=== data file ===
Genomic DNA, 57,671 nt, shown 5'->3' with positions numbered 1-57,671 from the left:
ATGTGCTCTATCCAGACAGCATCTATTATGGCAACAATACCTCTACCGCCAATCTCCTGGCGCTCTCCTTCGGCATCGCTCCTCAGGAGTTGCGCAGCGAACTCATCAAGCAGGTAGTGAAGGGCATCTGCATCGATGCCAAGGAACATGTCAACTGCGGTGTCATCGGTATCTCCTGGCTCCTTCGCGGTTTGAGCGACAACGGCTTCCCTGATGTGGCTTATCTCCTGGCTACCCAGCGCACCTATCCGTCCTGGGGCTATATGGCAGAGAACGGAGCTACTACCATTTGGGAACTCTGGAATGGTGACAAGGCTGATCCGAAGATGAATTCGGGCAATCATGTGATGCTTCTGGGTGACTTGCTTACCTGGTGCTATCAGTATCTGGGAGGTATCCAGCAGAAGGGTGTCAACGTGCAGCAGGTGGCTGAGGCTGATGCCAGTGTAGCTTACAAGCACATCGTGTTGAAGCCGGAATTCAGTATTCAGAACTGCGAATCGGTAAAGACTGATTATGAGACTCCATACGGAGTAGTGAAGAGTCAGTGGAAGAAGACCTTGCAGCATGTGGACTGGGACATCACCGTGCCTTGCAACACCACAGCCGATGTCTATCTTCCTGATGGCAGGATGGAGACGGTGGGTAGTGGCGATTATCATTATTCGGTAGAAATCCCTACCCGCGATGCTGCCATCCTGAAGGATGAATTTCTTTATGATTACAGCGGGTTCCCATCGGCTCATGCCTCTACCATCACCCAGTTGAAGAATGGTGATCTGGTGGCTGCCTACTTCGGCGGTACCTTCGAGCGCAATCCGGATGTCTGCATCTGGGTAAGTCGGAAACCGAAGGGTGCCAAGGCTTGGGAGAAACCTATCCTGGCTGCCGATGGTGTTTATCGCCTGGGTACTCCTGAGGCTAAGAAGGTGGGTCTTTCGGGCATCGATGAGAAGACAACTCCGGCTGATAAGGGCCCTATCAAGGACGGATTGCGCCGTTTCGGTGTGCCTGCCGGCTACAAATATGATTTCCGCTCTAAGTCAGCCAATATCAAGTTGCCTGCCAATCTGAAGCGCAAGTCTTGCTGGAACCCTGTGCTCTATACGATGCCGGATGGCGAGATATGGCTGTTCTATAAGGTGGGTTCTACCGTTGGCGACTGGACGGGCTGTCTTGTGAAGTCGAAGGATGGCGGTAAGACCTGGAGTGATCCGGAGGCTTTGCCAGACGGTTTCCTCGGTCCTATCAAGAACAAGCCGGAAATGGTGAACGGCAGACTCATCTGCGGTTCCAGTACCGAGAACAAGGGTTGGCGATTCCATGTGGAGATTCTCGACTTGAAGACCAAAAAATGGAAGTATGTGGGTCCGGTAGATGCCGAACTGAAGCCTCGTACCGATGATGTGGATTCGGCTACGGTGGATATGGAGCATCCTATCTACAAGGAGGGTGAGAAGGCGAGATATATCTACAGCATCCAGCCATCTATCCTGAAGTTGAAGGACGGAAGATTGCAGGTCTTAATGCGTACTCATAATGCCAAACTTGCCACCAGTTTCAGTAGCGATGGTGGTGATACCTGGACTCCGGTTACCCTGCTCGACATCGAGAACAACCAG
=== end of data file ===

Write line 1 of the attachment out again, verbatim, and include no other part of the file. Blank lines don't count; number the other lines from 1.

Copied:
Genomic DNA, 57,671 nt, shown 5'->3' with positions numbered 1-57,671 from the left: